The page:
Trailblazing a path in oncological nursing

Working in oncology care wasn’t something Tammy Patel was set on doing when she first became a registered nurse. She worked in Emergency for many years and noticed that patients with cancer who had to come into Emergency were often resistant to wanting to be there.

While working in Australia, she was exposed to many cancer patients and felt a soft spot for them and became interested in pursuing oncology. After her mother was diagnosed with lymphoma, she decided to pursue oncological nursing and has worked at the Tom Baker Cancer Centre in Calgary since 2007.

Tammy is pursuing a Master of Nurse Practitioner Program. Her research focuses on the processes and experiences of oncology registered nurses, nurse practitioners (NPs) and physicians working in Canadian ambulatory urgent cancer clinics. These urgent cancer clinics are located directly within existing cancer centres and aim to prevent emergency department admissions for patients with acute, yet non-emergent cancer symptoms like fever, pain or gastrointestinal symptoms.

Tammy was awarded the Florence and Lloyd Cooper ARNET Scholarship for the excellence she’s shown in pursuing research in urgent cancer clinics.

“This was a pretty exciting honour to get for sure. I was actually awarded it twice, once in 2019 when I was working on my Masters research and then in 2022 when I was in the nurse practitioner program. It’s a huge honour,” Tammy said.

Education advancement and research is one of Calgary Health Foundation’s priority areas in enhancing healthcare for our community.

The scholarship relieved a large financial burden while she was pursuing a Master’s while having two young children at home. She was able to work less and balance the responsibilities she had at home while also being able to focus on her studies.

There are currently no urgent cancer clinics in Alberta and the ones Tammy could locate were in Winnipeg, Toronto, Hamilton and Barrie. Her hope with her research is that it will lead to an urgent cancer clinic within Calgary that is NP-led.

She is currently doing her practicum in Hamilton at an NP-led clinic and sees the benefits of having this model as it’s suited to the scope of practice for the work that happens in those clinics.

“I liked the idea that people can have all of their care managed in one location because oncology is such a specialty that a lot of people have general knowledge of, but really only the people that work within oncology have the specialized knowledge associated with it.”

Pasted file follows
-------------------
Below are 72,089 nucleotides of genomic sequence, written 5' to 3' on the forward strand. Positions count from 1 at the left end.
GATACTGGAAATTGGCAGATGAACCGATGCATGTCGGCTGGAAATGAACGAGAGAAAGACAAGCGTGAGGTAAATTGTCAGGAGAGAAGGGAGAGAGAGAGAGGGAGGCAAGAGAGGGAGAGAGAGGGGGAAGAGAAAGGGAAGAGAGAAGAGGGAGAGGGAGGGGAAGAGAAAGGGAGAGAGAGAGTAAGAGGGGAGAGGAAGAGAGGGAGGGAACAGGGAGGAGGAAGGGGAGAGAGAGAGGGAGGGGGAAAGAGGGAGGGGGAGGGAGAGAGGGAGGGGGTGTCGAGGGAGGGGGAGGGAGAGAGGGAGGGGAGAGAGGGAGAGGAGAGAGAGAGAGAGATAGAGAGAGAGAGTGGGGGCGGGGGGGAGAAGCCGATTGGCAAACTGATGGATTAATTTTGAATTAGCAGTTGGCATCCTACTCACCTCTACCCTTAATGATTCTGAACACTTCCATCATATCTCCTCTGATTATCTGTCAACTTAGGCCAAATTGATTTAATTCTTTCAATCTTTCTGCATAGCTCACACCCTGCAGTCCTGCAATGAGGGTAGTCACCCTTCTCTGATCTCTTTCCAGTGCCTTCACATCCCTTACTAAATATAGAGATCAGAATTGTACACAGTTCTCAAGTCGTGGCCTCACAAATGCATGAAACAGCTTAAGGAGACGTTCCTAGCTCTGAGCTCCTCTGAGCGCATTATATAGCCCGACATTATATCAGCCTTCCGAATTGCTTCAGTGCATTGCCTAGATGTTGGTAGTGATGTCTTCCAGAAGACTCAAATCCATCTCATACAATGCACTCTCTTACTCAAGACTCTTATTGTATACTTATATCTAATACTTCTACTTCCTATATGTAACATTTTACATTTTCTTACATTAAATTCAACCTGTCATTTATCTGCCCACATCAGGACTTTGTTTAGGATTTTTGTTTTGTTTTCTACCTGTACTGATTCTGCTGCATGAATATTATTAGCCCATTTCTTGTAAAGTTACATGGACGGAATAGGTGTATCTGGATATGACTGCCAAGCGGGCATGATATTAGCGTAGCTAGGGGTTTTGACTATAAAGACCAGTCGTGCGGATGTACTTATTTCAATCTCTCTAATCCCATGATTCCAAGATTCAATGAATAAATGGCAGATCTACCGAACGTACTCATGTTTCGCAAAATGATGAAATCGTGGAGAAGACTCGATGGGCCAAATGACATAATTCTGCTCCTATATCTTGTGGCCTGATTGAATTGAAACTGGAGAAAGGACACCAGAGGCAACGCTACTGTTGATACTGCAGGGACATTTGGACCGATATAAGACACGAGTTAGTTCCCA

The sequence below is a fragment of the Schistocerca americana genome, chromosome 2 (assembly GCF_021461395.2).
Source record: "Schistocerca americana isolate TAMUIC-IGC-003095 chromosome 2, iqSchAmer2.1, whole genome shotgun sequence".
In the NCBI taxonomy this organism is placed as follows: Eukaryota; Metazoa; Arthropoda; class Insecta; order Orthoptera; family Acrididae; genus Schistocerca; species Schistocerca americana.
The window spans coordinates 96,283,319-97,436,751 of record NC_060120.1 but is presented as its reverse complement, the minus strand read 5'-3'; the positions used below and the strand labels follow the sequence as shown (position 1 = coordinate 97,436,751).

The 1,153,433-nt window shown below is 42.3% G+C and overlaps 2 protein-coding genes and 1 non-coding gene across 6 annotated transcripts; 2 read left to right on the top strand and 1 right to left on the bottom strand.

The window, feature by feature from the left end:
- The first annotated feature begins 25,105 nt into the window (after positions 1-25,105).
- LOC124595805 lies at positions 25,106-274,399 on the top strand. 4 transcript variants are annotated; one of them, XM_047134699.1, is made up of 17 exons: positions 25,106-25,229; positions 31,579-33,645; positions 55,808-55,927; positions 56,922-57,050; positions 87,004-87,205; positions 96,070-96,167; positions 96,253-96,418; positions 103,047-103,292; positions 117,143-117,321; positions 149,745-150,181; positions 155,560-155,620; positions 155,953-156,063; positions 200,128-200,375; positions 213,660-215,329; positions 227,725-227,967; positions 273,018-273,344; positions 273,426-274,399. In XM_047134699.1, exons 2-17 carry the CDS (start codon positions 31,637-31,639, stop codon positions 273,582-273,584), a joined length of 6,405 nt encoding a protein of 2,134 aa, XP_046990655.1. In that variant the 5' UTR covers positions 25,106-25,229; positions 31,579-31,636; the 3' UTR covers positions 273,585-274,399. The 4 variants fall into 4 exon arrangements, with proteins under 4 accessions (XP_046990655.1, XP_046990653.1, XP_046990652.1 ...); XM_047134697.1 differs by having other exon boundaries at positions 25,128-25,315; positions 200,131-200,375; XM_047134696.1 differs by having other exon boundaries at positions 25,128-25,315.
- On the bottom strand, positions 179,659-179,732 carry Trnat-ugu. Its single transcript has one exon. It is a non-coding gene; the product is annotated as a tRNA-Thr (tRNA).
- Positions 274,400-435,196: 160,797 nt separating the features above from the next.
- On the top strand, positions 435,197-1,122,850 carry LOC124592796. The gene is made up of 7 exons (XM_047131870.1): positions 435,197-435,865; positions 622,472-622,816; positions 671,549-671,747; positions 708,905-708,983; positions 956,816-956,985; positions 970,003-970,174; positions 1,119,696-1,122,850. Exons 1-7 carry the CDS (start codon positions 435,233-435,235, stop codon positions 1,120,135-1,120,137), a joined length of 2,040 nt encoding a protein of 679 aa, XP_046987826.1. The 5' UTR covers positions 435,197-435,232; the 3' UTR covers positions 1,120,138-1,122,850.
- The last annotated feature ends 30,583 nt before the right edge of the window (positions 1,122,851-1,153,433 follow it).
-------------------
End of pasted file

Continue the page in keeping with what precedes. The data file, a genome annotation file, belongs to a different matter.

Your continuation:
She has found that patients with a cancer diagnosis feel better knowing that oncology-trained providers are the ones making decisions about their care. Patients often feel nervous about going into the emergency department and having physicians make decisions about their care without checking with their oncologist first.

Tammy hopes to see an urgent cancer clinic started in Calgary. She thinks it would be ideal to have one at the new Calgary Cancer Centre.

“When people hear about urgent cancer clinics they always think they make sense. I know a different way exists and I wish we could offer this to patients sooner rather than later. If cancer patients don’t have to go to Emergency, these clinics would be a more welcoming place for them to come to.”

Tammy did all of her education in nursing in Alberta but grew up in Saskatchewan. After finishing her nursing degree, she returned to Regina and worked in the Neonatal Intensive Care Unit for six months before moving to work in Emergency. She’s worked at the Tom Baker Cancer Centre for years now and has loved her career in oncology.

“There’s definitely a lot of room for growth within oncology and there’s many different areas of specialty as well.”

Tammy’s worked in systemic treatments and hematology clinics and notes that oncology nursing has many different avenues, like radiation and clinical trial nursing.

She sees oncology nursing as a niche area that isn’t for everybody, but most people who work in oncology have a personal story associated with cancer. The best part of working in oncology for her is being able to develop relationships with the families. Tammy will finish her Nurse Practitioner program at the end of March and looks forward to returning home to her family and back to the Tom Baker Cancer Centre to continue to apply her studies to the work that she does.

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